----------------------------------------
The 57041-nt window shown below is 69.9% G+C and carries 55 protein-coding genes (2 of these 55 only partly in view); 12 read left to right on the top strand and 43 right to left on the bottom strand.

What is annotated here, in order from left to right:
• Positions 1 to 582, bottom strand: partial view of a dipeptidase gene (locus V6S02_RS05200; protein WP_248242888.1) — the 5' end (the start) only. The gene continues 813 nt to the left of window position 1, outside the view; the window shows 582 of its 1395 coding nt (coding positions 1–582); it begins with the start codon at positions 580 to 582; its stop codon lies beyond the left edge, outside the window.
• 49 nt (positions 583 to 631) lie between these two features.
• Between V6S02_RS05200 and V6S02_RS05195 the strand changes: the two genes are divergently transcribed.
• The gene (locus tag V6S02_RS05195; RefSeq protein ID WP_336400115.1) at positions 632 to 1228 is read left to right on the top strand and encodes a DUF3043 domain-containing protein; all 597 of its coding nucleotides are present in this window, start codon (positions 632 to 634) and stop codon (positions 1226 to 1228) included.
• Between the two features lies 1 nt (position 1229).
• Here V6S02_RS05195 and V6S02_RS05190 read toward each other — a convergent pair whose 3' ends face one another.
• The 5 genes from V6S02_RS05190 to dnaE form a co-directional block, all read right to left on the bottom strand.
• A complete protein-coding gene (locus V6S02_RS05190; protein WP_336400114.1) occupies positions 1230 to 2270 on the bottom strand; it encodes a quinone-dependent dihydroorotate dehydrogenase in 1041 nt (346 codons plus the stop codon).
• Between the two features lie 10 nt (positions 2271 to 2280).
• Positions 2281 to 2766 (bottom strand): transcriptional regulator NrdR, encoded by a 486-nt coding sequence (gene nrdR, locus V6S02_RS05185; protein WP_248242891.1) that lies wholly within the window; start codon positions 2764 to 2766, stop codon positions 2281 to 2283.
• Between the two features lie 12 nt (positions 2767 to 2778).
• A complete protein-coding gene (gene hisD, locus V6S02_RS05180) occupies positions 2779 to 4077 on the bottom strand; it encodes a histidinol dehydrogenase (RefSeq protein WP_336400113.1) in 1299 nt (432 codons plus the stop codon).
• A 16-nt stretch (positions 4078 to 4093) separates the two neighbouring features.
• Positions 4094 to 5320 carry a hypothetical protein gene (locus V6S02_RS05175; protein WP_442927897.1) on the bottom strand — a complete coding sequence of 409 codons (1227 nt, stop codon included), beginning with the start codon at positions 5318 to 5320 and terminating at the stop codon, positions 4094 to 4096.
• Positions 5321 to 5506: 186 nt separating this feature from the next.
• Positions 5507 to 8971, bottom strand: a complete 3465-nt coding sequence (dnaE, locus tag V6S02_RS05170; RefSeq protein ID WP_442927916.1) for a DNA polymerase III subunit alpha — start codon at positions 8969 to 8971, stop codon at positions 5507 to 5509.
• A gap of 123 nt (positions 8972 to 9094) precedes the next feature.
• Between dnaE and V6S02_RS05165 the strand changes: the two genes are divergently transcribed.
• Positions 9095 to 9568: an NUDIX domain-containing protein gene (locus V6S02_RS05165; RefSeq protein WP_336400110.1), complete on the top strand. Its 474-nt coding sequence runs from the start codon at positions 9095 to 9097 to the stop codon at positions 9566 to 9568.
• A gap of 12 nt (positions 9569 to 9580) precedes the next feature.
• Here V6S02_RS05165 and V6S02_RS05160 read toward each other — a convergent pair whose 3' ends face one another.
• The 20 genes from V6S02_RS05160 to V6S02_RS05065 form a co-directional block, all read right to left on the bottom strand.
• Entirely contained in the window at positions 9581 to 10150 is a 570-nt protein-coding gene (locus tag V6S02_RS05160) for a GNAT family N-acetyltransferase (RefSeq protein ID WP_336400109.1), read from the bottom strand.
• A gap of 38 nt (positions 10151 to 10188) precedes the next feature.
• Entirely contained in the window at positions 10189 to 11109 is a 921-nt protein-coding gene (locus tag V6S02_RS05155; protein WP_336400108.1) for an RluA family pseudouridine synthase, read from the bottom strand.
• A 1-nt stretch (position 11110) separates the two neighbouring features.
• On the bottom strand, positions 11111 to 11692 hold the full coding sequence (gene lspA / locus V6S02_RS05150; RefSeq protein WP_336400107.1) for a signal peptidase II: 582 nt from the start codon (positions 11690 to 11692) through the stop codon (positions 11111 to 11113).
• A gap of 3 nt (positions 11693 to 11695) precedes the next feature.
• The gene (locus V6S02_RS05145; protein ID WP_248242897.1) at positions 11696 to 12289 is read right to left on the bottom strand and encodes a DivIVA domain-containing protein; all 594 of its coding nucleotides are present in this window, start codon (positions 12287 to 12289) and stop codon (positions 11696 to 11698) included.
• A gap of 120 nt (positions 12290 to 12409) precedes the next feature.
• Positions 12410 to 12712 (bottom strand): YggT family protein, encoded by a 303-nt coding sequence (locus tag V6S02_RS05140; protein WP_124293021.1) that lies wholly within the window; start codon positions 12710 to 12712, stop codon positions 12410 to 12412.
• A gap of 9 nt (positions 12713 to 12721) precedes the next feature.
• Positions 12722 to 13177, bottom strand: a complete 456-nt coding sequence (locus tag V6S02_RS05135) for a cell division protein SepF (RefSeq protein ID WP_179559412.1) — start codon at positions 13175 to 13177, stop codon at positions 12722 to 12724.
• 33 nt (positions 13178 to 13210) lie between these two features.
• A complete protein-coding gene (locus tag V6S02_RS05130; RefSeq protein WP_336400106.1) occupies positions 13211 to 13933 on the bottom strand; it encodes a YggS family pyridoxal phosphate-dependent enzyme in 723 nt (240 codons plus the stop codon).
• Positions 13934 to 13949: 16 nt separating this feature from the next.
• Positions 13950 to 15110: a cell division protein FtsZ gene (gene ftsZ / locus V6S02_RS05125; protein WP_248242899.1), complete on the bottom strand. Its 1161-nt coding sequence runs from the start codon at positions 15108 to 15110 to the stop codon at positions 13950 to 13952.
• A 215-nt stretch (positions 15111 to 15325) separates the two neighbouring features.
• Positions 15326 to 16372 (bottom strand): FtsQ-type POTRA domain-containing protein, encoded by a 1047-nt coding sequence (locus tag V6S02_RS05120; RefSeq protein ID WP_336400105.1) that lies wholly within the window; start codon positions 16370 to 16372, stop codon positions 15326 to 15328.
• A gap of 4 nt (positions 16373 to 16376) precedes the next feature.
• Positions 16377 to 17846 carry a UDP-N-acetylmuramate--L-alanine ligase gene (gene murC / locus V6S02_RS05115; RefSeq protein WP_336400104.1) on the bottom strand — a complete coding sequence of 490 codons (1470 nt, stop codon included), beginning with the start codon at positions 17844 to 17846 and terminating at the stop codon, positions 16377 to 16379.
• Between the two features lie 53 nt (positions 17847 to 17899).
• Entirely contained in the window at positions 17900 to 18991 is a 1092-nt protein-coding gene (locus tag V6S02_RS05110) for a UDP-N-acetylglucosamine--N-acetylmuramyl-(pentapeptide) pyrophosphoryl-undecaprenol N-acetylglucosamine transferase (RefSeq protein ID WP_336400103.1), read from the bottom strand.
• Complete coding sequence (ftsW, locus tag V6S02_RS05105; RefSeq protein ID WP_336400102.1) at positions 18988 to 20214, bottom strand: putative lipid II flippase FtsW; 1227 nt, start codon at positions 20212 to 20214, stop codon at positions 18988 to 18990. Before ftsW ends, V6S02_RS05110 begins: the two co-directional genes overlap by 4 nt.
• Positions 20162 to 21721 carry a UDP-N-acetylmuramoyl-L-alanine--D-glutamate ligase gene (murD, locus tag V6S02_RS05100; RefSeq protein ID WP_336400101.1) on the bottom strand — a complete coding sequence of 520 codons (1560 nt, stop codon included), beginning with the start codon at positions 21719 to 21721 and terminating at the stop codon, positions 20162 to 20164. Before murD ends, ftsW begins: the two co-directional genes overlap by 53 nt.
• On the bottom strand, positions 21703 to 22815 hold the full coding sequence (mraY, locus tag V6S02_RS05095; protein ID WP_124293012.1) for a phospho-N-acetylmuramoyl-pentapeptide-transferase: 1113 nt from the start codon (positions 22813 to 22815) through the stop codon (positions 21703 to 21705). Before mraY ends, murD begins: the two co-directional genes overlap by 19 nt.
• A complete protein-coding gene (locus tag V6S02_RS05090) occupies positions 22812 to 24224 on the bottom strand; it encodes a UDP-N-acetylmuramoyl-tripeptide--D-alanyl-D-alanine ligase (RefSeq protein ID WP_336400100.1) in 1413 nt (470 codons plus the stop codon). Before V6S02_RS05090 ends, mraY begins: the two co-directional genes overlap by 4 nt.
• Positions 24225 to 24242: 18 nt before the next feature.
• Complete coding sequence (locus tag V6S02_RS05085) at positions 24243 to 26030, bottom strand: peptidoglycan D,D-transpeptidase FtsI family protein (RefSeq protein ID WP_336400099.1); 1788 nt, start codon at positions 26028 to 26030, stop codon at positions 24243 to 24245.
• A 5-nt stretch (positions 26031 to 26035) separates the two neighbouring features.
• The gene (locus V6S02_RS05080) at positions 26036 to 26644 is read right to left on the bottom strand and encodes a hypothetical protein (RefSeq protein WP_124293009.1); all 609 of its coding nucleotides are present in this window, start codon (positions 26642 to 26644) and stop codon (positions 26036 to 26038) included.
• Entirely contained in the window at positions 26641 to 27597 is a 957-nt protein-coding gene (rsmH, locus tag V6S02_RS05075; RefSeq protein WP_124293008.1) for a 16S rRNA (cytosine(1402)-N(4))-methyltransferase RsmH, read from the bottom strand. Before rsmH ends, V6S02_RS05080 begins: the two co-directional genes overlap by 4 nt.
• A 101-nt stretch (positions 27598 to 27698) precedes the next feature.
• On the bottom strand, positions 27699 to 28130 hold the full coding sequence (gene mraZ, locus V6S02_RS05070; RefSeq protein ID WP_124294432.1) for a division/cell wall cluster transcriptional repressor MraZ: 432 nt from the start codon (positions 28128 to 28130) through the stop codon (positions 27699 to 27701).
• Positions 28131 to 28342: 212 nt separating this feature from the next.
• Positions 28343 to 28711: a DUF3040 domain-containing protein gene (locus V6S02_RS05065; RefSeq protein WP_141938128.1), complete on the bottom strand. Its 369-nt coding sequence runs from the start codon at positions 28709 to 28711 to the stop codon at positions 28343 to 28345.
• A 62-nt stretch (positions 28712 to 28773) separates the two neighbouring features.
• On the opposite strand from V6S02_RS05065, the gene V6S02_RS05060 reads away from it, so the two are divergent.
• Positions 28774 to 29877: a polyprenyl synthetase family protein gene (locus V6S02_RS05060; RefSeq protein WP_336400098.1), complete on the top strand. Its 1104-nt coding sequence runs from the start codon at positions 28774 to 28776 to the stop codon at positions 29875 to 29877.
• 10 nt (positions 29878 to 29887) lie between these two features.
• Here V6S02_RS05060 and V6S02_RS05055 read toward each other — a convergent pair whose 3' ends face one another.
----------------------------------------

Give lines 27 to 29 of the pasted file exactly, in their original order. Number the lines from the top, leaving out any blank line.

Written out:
• Entirely contained in the window at positions 10189 to 11109 is a 921-nt protein-coding gene (locus tag V6S02_RS05155; protein WP_336400108.1) for an RluA family pseudouridine synthase, read from the bottom strand.
• A 1-nt stretch (position 11110) separates the two neighbouring features.
• On the bottom strand, positions 11111 to 11692 hold the full coding sequence (gene lspA / locus V6S02_RS05150; RefSeq protein WP_336400107.1) for a signal peptidase II: 582 nt from the start codon (positions 11690 to 11692) through the stop codon (positions 11111 to 11113).